Published on 27 Mar 2021

Keen on green, but at what cost?

The Straits Times, page A22-23 -

The Singapore Green Plan 2030 is the nation's blueprint for a more sustainable future, but people here have differing views on green living and accepting the trade-offs that they face in the sustainability journey. NTU Prof Shirley Ho, who studies public opinion dynamics related to science, technology and the environment, says every effort matters, even if the carbon footprint of the individual is small compared with industry's environmental impact. This is because the green transition will affect people's personal lives, as the job losses in the oil industry have shown, she says.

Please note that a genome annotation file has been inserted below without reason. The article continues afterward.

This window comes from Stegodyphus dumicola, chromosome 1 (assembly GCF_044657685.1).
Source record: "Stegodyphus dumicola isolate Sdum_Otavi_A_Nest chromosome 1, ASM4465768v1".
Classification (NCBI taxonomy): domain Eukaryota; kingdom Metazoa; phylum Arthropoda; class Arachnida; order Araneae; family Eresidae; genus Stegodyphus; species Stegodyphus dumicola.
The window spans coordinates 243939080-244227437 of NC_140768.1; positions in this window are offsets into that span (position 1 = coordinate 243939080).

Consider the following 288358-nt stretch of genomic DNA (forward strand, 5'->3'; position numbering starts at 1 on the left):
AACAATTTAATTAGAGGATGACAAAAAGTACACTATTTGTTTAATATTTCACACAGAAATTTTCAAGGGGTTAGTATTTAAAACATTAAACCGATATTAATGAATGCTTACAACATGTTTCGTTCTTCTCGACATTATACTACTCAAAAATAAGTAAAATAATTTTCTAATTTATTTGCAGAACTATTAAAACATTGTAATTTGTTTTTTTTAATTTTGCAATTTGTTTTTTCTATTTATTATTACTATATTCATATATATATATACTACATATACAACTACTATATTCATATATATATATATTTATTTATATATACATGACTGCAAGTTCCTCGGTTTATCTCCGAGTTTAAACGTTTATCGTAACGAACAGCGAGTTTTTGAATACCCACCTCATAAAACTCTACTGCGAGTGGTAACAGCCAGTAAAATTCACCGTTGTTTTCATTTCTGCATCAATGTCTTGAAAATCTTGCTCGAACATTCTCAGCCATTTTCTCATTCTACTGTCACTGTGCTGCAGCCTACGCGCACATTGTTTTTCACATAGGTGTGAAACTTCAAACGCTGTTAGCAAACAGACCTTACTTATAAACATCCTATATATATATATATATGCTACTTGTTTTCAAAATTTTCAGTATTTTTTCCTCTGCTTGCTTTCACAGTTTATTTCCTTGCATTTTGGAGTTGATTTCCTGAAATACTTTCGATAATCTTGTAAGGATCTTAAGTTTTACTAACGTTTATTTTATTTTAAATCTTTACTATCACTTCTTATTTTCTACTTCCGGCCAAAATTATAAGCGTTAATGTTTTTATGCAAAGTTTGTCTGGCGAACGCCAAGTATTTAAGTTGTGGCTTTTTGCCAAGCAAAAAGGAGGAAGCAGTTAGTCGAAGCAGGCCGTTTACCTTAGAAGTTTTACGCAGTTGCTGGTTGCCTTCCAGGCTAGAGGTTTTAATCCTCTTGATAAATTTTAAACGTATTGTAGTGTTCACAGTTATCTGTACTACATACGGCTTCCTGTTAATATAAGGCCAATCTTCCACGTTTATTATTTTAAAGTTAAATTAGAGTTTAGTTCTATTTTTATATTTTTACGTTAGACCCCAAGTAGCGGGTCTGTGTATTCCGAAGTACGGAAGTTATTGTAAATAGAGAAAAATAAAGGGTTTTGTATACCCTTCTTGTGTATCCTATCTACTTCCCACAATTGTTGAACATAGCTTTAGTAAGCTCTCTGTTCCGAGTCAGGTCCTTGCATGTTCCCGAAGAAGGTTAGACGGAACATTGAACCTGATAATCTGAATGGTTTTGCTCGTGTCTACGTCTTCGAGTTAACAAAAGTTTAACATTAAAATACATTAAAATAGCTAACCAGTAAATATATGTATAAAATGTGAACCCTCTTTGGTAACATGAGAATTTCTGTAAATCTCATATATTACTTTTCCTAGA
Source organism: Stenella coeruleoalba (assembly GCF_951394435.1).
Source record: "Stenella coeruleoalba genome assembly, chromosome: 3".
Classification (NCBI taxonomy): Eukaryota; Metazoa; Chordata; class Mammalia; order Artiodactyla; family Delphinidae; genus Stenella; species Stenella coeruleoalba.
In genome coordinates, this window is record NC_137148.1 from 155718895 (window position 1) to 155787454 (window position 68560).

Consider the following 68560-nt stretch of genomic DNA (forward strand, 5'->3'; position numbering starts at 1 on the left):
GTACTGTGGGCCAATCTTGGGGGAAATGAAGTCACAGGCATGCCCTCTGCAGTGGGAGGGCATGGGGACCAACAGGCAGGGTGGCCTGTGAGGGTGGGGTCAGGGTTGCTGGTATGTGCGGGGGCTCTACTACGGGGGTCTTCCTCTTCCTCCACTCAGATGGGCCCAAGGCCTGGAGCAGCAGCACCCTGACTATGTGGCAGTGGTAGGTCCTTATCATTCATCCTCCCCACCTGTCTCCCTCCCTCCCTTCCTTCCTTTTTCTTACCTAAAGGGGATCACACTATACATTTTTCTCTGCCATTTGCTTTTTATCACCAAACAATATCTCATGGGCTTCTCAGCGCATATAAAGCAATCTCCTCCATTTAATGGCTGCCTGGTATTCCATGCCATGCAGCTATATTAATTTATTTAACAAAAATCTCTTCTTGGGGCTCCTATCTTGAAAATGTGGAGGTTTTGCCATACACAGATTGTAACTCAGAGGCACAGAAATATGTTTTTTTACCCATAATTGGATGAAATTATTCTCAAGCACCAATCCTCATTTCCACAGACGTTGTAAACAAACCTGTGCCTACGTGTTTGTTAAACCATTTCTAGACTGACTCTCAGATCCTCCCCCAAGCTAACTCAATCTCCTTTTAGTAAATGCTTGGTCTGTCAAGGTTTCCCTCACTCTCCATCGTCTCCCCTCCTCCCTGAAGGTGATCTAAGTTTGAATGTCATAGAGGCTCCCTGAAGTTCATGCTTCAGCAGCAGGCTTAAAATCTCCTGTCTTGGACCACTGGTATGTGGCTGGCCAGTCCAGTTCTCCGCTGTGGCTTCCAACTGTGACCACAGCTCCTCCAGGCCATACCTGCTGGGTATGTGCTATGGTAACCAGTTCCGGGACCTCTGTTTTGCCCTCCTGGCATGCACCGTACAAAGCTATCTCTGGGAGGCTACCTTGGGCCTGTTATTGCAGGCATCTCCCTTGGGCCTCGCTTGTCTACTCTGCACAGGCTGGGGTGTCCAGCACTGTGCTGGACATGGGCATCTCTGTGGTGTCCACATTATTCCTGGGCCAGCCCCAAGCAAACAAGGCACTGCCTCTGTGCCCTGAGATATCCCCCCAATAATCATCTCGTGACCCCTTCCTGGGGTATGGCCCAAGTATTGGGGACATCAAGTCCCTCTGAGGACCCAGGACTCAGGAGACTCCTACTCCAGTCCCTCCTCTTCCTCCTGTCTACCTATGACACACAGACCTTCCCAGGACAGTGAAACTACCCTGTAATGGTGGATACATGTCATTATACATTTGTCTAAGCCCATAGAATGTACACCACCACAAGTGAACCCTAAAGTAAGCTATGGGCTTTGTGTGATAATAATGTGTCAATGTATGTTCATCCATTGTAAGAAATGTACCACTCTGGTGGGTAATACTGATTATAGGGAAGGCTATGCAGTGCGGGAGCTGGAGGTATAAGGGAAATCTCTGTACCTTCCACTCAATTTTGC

Prof Ho, who is also NTU’s research director for arts, humanities, education and social sciences, says communication material for the Green Plan - such as the website and the video featuring five ministers - helped establish sustainability as a national priority by conveying the slate of government initiatives to meet the targets. But the next step would be to highlight how the plan will affect or benefit individuals or families in Singapore - especially since climate change is an impersonal issue for many here. Moreover, there is a gap between what will be done nationally and what individuals can do, she says.